• The lesson of Toledo
    August 06,2014

    The toxic algae bloom that made water in Toledo, Ohio, undrinkable over the weekend ought to be a wake-up call for Vermont. The state has taken tentative tests toward addressing its own pollution problems, but action has been slow.

    Pollution in Lake Erie, from which nearly half a million people in Toledo get their drinking water, comes largely from phosphorus, which is the same pollutant that has created dangerous algae blooms in Lake Champlain. In both Ohio and Vermont, phosphorus comes from agricultural runoff, sewage treatment plants, and runoff from roads and urban areas. The latest algae bloom in Lake Erie produced microcystin, bacteria that cause diarrhea in humans and kill small animals, including dogs.

    Vermont officials unveiled a lake cleanup plan last spring in response to prodding from the Environmental Protection Agency. It was designed to guide action on numerous fronts, especially on agriculture, which is said to be responsible for 40 percent of the lake’s phosphorus pollution.

    Lake Champlain is the largest freshwater lake in the United States after the Great Lakes. Its 125-mile length includes the shorelines of Franklin and Addison counties, the two most productive agricultural counties in New England. Managing the manure, the stream banks and the cattle on the farms of those two counties has become a major challenge for the state, and enlisting the support of the farmers of the region is the best hope.

    When the pollution control plan was unveiled last spring, it was widely touted as the best way forward, though officials failed to indicate where they would get the money to finance the improvements outlined in the plan. It was said to cost $150 million over 10 years.

    In order to help farmers address pollution problems, the state Agency of Agriculture hired an inspector earlier this year to visit farms in Franklin County. That was a preliminary stab at an answer. In a recent report in the Addison Independent, the legislative director for the Vermont Farm Bureau, Bill Moore, said the agency needed 16 to 20 new inspectors to work with farmers around the state to carry out accepted agricultural practices. Moore said that during the recession, the state cut staffing at the agency, and it needs to rebuild its capacity to do its job.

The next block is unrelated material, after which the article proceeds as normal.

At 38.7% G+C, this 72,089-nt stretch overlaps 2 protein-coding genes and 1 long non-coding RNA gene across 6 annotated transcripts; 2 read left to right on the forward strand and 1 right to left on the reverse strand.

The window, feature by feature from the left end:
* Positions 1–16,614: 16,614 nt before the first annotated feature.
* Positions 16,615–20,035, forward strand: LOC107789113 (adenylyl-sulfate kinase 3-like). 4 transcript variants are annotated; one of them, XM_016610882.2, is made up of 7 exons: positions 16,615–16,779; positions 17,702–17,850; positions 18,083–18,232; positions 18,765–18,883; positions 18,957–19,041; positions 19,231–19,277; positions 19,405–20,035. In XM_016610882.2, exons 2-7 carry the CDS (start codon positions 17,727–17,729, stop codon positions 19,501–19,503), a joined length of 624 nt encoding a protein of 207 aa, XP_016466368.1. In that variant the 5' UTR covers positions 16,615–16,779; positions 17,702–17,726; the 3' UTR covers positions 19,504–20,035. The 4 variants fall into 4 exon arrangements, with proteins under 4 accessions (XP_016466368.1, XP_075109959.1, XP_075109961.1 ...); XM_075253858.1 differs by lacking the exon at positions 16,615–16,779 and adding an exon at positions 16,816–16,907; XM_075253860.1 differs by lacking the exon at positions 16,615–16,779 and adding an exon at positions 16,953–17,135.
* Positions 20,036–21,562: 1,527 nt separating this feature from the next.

So the issue comes down to money and will. Vermont is not Ohio. It has less pollution from urban runoff, from industry and from industrial-scale agriculture. A higher proportion comes from the dispersed sources on farms, where cows may trample stream banks and where management of manure is not up to standards.

    Even if the pollution of Lake Champlain is not as extreme as the pollution in Lake Erie, it has reached levels that threaten the lake’s value as a source of drinking water and an attraction to tourism. It appears state officials know what must be done in order to work with farmers to curtail the worst of the phosphorus runoff. And it is widely believed that most farmers understand their role as stewards of the land and are ready to do their part. But they cannot be expected to shoulder the greater proportion of the financial burden. It is going to fall to the state and to the taxpayers, along with assistance from the federal government, to support efforts at pollution control.

    The Conservation Law Foundation has petitioned the Agency of Agriculture to impose standards more stringent than the accepted agricultural practices that the state adopted in the 1990s. The best way to deflect pressure toward more draconian solutions is to take action on the plan now in place.

    Just as the state has had to rehire personnel lost during the recession in the Department for Children and Families, it appears the Agency of Agriculture will need to reassemble the staff needed to put people in the field to make sure that lakeshore towns that depend on the lake for drinking water do not suffer the fate of Toledo.

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